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Vietnam govt’s claim on church land irks parishioners

Land disputes between local governments and religious institutions are common in the one-party communist state
Thanh Hai parishioners protest against the local authorities' plan to build schools on land borrowed from Thanh Hai church, on May 8.

Thanh Hai parishioners protest against the local authorities' plan to build schools on land borrowed from Thanh Hai church, on May 8. (Photo: rfa.org)

Published: May 17, 2024 11:15 AM GMT
Updated: May 20, 2024 04:48 AM GMT

Parishioners of a Catholic church in Vietnam have protested the government’s plan to build a new school on land reportedly owned by the parish, say reports.

The land was loaned out to the authorities in 1975 and belonged to Thanh Hai Church under the Phan Thiet Diocese in Binh Thuan province, they argued, Radio Free Asia (RFA) reported on May 15.

“No one, from the authorities to the priests, can take away our land,” a parishioner who did not reveal her name due to fear of reprisals told RFA.

She claimed the land belonged to their parents and grandparents “who put a lot of effort and hard work to claim it since they migrated to the South.”

Reportedly, the parish had lent two school buildings which were included in a 6,136.8 square meters (1.5 acres) plot to the government for functioning as public schools.

Hundreds of parishioners gathered in the parish compound on May 8 and stopped the authorities from measuring and bifurcating the land based on this claim.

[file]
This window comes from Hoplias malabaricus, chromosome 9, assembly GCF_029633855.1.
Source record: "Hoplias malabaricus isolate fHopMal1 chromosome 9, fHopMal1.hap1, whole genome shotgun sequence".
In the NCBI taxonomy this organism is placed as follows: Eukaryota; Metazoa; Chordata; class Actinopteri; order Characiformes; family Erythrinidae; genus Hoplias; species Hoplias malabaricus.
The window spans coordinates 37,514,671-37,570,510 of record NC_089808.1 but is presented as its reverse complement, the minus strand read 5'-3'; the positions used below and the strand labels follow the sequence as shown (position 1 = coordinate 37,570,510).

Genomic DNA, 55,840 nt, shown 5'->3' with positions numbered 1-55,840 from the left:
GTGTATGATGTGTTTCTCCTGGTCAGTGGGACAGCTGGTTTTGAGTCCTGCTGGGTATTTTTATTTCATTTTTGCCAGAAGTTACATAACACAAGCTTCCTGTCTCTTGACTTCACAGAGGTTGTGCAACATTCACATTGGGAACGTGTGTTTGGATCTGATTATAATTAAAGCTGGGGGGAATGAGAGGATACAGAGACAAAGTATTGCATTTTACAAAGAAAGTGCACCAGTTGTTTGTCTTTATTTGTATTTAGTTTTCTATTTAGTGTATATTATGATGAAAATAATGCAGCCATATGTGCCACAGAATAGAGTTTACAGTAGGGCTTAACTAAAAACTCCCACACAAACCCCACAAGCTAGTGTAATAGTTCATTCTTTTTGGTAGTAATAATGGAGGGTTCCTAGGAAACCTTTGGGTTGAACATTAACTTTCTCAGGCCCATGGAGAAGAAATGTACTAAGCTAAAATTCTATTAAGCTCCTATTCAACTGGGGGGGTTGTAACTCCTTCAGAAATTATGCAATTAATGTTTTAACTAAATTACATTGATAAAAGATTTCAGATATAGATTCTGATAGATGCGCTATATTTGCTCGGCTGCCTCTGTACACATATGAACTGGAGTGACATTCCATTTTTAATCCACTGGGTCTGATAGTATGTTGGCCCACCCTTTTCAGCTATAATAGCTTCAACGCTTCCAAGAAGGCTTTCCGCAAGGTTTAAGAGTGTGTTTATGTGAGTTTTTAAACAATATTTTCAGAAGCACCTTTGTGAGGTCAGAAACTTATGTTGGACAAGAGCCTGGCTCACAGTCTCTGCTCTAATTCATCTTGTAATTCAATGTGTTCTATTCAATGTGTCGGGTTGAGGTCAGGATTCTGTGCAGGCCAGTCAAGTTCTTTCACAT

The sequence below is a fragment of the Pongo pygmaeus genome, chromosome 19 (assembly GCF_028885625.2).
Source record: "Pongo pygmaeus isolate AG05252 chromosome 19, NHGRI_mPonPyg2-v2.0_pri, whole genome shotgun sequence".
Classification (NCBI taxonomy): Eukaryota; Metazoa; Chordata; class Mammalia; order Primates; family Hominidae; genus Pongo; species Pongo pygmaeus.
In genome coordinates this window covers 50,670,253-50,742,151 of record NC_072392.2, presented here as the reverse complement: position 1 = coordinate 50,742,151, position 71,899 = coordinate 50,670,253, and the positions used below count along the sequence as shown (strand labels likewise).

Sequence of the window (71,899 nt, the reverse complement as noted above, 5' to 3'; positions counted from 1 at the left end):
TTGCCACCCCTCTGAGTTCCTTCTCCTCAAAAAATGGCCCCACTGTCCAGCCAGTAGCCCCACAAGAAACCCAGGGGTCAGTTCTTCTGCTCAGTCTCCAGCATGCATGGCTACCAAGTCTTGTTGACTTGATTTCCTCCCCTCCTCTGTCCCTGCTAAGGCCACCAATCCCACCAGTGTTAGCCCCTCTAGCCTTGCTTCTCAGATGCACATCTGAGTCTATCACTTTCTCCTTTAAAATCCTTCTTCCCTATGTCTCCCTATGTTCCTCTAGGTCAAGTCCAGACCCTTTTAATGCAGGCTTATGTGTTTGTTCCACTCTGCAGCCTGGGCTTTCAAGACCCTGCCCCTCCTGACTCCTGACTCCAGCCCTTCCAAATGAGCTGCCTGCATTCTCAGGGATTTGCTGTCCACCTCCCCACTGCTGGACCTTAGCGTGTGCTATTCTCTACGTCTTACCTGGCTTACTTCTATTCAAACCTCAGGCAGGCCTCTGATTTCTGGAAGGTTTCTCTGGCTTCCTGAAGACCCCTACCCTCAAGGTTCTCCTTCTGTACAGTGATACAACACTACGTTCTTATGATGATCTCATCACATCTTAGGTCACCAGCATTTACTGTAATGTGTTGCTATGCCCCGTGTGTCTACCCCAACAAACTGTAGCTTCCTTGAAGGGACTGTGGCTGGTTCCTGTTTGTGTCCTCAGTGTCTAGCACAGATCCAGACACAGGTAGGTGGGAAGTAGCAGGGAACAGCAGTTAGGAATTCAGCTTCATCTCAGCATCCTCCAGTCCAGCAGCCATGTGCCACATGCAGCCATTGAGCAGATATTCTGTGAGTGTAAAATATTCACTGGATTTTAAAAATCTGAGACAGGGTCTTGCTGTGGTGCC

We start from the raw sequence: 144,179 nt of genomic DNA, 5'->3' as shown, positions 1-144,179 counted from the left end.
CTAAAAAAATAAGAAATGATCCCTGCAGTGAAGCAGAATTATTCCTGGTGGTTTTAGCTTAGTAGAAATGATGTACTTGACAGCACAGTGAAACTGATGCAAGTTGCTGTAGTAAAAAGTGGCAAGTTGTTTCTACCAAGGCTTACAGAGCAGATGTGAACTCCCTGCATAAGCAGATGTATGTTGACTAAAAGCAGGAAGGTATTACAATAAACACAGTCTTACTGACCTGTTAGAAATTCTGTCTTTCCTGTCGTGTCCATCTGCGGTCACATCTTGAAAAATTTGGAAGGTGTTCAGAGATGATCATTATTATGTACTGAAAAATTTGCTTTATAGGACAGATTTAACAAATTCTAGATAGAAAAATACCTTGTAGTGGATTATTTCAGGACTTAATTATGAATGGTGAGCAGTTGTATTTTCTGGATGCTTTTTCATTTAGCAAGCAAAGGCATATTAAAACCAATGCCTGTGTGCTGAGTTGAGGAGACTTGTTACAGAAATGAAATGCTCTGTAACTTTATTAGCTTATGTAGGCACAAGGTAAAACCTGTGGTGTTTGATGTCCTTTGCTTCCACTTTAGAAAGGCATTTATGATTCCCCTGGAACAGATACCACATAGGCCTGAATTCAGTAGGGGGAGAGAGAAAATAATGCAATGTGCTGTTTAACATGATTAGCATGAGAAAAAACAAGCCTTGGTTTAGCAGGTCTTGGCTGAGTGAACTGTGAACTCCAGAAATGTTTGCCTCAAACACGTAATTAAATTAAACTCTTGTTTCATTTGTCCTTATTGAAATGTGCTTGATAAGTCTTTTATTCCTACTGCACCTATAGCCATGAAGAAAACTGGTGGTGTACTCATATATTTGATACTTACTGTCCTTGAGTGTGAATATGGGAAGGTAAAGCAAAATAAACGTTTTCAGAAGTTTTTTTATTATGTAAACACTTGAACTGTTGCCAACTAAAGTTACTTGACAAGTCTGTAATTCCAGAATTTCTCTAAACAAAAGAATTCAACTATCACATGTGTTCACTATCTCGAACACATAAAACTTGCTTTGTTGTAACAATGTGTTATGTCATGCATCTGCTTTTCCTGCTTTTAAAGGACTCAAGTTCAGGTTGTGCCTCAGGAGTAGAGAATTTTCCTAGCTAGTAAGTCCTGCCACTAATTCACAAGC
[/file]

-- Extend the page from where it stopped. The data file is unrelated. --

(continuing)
“We demanded that the authorities stop measuring the land… that used to be the parish’s Catholic primary and middle schools,” a second unnamed source, a member of the parish pastoral council told RFA.

The source said the authorities accepted their demand and “since then nothing has happened at the site.”

The parish was informed of the government’s plans to return one of the buildings to the church and raze the other to build a modern 10-classroom school building, at a meeting on March 1.

The officials avoided all references to returning the land to the parish and instead used the term “land extension.”

The decision was reportedly welcomed by the diocesan authorities and the parish priest, but the parishioners disagreed.

Thanh Hai parish has some 8,000 parishioners who make up some 75 percent of the population in the locality, RFA reported citing a 2015 government survey.

In 2014 the church authorities had requested the government to return the school and the land to them for developing the area to serve the increasing parish population.

The parish had claimed the land lease based on the “1996 Land Use Declaration,” which was signed by the then parish priest Vu Ngoc Dang and the then Chair of Thanh Hai Ward People’s Committee.

The Binh Thuan province authorities however have denied borrowing the parish’s land, according to a document published on its website, RFA reported.

The document says that "starting from the school year 1975-1976, all types of private schools [run by individuals, and religious and social organizations] will be converted into public schools," RFA reported.

Established in 1955, the first parishioners were people who migrated from the northern provinces of Thanh Hoa, Hai Phong, and Quang Binh following the signing of the Geneva Accords, which divided Vietnam into the communist North and anti-communist South.

Before the North defeated the South and unified Vietnam in 1975, the schools on the church land were run by the parish and only parishioners’ children could attend.

This was changed after 1975 when the new government requisitioned the schools and ordered that they serve all children in the ward.

The diocesan authorities, the parish priest, and the people’s committee have yet to respond to requests for comments from RFA.

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